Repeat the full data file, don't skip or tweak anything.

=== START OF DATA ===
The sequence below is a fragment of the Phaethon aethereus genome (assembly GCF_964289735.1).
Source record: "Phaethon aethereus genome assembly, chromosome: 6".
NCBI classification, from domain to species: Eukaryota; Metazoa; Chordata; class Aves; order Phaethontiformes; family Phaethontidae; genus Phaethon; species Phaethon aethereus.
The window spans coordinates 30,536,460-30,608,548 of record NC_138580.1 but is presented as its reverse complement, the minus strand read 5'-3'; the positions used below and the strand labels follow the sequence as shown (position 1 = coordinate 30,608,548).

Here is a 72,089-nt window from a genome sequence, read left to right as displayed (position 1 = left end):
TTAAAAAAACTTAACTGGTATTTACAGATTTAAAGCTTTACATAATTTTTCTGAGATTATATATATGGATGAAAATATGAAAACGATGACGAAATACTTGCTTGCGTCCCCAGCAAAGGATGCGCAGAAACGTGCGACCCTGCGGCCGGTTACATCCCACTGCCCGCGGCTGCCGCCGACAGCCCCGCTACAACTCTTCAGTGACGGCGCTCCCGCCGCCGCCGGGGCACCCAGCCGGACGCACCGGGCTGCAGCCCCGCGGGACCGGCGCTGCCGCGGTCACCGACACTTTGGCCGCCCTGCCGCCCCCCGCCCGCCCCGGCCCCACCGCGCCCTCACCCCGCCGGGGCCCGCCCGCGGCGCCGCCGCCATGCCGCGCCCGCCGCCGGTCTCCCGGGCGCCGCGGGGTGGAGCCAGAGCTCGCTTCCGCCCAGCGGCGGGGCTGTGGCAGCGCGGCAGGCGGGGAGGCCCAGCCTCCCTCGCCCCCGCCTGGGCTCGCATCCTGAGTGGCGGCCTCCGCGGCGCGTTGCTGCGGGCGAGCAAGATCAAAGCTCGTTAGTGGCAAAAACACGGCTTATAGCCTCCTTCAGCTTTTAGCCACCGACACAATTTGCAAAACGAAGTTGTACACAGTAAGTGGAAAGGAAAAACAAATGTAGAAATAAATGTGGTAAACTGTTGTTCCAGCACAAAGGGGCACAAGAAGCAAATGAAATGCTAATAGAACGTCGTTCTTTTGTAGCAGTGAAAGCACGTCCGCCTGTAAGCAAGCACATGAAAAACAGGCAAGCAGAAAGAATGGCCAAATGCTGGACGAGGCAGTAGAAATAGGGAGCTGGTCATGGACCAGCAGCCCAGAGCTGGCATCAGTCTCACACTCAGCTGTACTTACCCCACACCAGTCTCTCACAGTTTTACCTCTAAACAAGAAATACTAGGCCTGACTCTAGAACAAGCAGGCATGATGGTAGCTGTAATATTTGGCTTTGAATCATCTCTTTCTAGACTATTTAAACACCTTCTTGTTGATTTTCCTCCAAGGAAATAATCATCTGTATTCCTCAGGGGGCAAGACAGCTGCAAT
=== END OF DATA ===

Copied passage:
The sequence below is a fragment of the Phaethon aethereus genome (assembly GCF_964289735.1).
Source record: "Phaethon aethereus genome assembly, chromosome: 6".
NCBI classification, from domain to species: Eukaryota; Metazoa; Chordata; class Aves; order Phaethontiformes; family Phaethontidae; genus Phaethon; species Phaethon aethereus.
The window spans coordinates 30,536,460-30,608,548 of record NC_138580.1 but is presented as its reverse complement, the minus strand read 5'-3'; the positions used below and the strand labels follow the sequence as shown (position 1 = coordinate 30,608,548).

Here is a 72,089-nt window from a genome sequence, read left to right as displayed (position 1 = left end):
TTAAAAAAACTTAACTGGTATTTACAGATTTAAAGCTTTACATAATTTTTCTGAGATTATATATATGGATGAAAATATGAAAACGATGACGAAATACTTGCTTGCGTCCCCAGCAAAGGATGCGCAGAAACGTGCGACCCTGCGGCCGGTTACATCCCACTGCCCGCGGCTGCCGCCGACAGCCCCGCTACAACTCTTCAGTGACGGCGCTCCCGCCGCCGCCGGGGCACCCAGCCGGACGCACCGGGCTGCAGCCCCGCGGGACCGGCGCTGCCGCGGTCACCGACACTTTGGCCGCCCTGCCGCCCCCCGCCCGCCCCGGCCCCACCGCGCCCTCACCCCGCCGGGGCCCGCCCGCGGCGCCGCCGCCATGCCGCGCCCGCCGCCGGTCTCCCGGGCGCCGCGGGGTGGAGCCAGAGCTCGCTTCCGCCCAGCGGCGGGGCTGTGGCAGCGCGGCAGGCGGGGAGGCCCAGCCTCCCTCGCCCCCGCCTGGGCTCGCATCCTGAGTGGCGGCCTCCGCGGCGCGTTGCTGCGGGCGAGCAAGATCAAAGCTCGTTAGTGGCAAAAACACGGCTTATAGCCTCCTTCAGCTTTTAGCCACCGACACAATTTGCAAAACGAAGTTGTACACAGTAAGTGGAAAGGAAAAACAAATGTAGAAATAAATGTGGTAAACTGTTGTTCCAGCACAAAGGGGCACAAGAAGCAAATGAAATGCTAATAGAACGTCGTTCTTTTGTAGCAGTGAAAGCACGTCCGCCTGTAAGCAAGCACATGAAAAACAGGCAAGCAGAAAGAATGGCCAAATGCTGGACGAGGCAGTAGAAATAGGGAGCTGGTCATGGACCAGCAGCCCAGAGCTGGCATCAGTCTCACACTCAGCTGTACTTACCCCACACCAGTCTCTCACAGTTTTACCTCTAAACAAGAAATACTAGGCCTGACTCTAGAACAAGCAGGCATGATGGTAGCTGTAATATTTGGCTTTGAATCATCTCTTTCTAGACTATTTAAACACCTTCTTGTTGATTTTCCTCCAAGGAAATAATCATCTGTATTCCTCAGGGGGCAAGACAGCTGCAAT